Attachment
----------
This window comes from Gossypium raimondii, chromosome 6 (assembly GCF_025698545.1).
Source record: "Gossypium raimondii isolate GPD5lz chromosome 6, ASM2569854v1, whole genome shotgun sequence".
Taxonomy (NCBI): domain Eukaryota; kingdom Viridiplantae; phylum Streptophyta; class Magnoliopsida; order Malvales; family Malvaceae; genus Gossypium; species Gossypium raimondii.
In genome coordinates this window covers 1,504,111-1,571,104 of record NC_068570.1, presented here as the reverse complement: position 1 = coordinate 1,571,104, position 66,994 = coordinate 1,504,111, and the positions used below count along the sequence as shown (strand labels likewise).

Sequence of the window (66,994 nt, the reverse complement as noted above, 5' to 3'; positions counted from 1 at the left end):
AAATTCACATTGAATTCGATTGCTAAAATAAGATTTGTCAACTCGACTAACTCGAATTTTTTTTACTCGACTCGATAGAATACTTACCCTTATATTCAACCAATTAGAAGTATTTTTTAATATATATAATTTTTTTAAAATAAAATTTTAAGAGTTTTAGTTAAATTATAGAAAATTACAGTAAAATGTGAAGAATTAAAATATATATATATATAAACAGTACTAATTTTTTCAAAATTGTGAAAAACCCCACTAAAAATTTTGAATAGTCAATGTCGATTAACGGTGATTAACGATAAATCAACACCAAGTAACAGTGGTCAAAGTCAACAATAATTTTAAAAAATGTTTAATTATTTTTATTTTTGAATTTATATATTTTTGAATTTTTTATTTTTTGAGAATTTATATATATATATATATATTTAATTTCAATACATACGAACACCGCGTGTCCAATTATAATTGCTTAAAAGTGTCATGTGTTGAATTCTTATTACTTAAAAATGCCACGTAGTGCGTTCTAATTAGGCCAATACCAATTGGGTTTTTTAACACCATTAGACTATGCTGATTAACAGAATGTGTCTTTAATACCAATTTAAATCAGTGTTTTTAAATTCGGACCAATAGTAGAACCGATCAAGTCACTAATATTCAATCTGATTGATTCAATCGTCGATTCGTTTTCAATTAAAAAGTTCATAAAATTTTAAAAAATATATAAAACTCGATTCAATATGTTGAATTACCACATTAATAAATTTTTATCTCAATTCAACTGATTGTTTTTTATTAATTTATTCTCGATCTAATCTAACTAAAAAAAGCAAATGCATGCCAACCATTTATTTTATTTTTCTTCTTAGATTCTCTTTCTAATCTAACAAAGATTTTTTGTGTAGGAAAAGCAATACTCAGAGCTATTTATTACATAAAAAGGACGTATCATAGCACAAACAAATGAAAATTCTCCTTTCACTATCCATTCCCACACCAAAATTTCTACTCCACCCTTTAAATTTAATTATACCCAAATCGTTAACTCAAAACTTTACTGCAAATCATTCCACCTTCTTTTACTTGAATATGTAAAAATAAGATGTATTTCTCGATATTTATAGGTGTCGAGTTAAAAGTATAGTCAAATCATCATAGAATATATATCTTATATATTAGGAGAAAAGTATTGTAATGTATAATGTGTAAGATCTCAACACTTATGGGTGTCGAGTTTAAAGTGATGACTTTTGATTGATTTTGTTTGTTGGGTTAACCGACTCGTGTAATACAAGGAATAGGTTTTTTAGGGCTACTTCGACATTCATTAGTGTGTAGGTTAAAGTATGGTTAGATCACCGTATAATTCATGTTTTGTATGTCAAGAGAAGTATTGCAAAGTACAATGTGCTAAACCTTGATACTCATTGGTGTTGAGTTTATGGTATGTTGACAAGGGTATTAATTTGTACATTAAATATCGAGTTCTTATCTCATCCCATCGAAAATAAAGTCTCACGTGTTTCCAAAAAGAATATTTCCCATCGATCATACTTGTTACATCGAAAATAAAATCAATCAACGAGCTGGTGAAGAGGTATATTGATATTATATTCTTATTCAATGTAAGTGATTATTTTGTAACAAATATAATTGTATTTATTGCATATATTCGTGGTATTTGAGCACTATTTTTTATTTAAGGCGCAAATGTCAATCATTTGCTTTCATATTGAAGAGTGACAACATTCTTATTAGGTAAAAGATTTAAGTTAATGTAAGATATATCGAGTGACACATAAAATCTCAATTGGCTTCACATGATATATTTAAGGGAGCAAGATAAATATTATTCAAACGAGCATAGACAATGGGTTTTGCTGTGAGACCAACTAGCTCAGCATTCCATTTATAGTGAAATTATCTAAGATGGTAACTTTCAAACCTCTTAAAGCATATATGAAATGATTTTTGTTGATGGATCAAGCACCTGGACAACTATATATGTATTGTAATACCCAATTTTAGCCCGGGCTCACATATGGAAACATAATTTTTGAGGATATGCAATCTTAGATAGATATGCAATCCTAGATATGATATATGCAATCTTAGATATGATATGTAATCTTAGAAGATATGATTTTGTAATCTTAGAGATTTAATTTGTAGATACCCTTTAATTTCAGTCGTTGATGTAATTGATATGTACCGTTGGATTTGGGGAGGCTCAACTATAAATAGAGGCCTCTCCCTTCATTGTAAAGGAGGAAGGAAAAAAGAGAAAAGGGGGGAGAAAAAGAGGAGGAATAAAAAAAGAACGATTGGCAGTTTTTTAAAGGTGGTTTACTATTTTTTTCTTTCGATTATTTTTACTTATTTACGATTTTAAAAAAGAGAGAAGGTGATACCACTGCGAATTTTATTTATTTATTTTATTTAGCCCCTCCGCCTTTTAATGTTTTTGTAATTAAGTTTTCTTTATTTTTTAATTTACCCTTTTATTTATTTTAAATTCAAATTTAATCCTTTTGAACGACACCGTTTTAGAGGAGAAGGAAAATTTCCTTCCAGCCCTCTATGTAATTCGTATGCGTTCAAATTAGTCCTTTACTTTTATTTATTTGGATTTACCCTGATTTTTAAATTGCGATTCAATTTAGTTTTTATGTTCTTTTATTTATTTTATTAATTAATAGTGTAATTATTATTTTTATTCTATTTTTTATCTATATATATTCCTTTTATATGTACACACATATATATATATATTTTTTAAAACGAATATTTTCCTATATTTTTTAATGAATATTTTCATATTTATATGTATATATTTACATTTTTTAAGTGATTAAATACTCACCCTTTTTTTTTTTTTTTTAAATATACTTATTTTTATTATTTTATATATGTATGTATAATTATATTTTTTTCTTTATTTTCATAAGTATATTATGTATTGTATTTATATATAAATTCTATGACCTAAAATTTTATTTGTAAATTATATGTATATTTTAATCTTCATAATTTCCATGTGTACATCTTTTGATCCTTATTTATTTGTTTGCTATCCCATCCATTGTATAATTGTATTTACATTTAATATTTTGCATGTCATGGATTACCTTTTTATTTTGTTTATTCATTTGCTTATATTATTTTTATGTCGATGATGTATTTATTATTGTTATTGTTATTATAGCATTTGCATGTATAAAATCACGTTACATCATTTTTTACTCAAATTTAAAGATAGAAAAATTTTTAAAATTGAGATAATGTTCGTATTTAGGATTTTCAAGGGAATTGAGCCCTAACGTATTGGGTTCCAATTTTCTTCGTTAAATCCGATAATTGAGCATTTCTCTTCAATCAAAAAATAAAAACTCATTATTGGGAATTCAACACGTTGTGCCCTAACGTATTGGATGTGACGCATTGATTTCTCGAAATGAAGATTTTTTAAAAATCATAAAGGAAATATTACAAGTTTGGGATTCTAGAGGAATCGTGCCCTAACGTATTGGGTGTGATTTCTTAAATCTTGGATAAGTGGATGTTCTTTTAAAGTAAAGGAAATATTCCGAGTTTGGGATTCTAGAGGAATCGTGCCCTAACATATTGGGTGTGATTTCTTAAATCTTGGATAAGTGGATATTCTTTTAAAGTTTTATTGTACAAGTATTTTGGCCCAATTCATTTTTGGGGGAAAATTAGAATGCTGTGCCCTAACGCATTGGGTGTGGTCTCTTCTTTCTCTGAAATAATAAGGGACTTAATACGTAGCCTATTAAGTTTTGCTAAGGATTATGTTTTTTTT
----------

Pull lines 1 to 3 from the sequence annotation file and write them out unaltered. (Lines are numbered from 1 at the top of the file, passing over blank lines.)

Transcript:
This window comes from Gossypium raimondii, chromosome 6 (assembly GCF_025698545.1).
Source record: "Gossypium raimondii isolate GPD5lz chromosome 6, ASM2569854v1, whole genome shotgun sequence".
Taxonomy (NCBI): domain Eukaryota; kingdom Viridiplantae; phylum Streptophyta; class Magnoliopsida; order Malvales; family Malvaceae; genus Gossypium; species Gossypium raimondii.